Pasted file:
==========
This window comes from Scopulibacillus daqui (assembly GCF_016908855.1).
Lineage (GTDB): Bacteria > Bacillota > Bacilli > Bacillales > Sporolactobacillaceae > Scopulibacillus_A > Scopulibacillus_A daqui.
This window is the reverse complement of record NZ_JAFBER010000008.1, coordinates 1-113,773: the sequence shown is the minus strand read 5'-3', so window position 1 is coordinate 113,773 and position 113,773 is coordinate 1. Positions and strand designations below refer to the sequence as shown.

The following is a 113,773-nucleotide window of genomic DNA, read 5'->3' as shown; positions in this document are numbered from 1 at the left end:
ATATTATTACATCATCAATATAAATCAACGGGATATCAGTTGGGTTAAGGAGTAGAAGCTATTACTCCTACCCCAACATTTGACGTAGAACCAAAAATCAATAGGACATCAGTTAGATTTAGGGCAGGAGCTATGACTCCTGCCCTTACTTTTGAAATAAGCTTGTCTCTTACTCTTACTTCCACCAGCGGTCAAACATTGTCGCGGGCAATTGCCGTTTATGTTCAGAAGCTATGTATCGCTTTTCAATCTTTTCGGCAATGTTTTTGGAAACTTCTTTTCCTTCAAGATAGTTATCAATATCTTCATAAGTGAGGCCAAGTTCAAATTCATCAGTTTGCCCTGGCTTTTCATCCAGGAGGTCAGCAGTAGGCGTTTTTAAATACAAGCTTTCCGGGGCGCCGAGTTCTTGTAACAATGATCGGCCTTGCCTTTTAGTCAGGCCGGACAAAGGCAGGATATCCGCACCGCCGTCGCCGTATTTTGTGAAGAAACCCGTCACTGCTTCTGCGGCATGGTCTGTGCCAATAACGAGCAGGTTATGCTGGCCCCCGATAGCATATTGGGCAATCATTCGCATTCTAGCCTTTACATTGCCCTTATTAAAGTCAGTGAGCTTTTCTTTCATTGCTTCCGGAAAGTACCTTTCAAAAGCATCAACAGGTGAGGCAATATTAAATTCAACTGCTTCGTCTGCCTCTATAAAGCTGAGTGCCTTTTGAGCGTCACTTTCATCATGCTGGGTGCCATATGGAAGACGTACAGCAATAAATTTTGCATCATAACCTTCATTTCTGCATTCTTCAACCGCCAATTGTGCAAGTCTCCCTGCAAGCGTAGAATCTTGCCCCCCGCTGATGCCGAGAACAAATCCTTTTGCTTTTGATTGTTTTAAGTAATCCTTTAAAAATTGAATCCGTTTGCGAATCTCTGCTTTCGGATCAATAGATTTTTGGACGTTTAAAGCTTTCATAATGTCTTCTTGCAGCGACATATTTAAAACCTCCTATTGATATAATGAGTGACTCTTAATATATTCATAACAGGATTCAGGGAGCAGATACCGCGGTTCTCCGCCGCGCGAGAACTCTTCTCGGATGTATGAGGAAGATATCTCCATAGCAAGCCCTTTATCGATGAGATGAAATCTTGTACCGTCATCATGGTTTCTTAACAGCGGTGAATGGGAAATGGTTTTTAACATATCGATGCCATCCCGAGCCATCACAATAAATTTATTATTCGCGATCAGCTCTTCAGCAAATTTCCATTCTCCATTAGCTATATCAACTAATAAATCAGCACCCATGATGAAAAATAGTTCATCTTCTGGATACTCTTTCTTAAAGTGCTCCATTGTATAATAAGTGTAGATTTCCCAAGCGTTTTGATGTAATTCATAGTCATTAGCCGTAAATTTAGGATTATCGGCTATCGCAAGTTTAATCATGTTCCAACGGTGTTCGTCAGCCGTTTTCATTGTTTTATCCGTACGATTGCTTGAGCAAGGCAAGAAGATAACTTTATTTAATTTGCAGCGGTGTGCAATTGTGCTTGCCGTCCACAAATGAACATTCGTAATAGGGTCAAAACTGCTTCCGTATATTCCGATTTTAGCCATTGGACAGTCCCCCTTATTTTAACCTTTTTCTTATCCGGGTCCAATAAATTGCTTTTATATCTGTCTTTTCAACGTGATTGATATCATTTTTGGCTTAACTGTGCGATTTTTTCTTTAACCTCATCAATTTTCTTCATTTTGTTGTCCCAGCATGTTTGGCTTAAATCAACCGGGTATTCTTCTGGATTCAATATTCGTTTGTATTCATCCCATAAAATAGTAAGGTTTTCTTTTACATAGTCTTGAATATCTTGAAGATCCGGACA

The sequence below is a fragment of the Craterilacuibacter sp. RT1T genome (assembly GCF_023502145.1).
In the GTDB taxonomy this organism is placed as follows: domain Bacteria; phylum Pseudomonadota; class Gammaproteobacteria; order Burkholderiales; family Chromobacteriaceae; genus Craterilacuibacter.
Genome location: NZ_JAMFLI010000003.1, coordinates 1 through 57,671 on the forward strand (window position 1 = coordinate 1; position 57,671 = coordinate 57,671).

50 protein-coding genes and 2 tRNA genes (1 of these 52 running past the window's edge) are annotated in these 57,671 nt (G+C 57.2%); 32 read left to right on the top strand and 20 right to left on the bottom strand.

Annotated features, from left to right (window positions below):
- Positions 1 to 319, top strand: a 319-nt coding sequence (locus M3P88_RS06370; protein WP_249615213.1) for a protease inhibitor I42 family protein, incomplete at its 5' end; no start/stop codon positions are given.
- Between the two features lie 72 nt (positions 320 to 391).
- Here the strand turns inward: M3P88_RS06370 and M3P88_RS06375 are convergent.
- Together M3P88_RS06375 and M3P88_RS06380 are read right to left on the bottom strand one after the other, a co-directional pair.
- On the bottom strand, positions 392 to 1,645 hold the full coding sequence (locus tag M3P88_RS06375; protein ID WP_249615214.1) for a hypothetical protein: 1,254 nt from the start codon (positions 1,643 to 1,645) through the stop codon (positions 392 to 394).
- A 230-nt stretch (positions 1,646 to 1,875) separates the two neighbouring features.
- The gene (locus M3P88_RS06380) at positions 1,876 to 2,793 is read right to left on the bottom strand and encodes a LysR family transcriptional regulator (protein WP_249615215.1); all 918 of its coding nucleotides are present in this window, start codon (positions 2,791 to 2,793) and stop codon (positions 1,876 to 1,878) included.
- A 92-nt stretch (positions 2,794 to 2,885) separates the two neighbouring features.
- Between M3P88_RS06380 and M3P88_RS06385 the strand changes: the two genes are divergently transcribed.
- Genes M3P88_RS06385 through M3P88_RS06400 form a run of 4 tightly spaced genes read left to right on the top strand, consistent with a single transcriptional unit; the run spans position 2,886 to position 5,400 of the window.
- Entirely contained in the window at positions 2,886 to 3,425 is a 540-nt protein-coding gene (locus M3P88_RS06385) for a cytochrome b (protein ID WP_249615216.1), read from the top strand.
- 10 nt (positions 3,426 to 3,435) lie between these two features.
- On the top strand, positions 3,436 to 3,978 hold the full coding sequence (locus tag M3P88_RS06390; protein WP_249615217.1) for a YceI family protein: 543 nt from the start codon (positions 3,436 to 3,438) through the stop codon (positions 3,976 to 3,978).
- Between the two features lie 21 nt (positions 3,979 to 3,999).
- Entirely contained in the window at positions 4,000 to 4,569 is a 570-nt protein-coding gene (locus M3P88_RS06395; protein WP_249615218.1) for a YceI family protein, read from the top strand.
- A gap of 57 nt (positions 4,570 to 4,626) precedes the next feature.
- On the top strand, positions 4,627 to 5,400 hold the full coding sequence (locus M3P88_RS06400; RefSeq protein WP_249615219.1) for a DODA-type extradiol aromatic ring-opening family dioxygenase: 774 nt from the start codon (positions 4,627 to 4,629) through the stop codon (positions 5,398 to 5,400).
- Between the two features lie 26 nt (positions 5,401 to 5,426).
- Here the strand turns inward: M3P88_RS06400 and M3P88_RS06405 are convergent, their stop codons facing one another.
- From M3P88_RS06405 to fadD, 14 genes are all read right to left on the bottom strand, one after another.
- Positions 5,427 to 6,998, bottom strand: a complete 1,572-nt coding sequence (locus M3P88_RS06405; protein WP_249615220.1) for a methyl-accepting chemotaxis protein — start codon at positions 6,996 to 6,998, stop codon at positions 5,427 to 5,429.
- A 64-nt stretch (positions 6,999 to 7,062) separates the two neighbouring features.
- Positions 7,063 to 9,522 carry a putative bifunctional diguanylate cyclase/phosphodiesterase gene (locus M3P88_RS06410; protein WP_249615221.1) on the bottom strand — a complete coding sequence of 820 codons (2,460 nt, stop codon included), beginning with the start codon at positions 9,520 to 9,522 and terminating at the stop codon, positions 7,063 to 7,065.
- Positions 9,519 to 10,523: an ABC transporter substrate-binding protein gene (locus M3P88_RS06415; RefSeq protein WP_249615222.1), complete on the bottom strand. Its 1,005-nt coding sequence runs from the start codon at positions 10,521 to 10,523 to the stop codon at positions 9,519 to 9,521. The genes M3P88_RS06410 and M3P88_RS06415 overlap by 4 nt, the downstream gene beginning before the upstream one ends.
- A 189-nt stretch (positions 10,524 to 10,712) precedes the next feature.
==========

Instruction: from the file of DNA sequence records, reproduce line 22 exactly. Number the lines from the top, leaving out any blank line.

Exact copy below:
- 10 nt (positions 3,426 to 3,435) lie between these two features.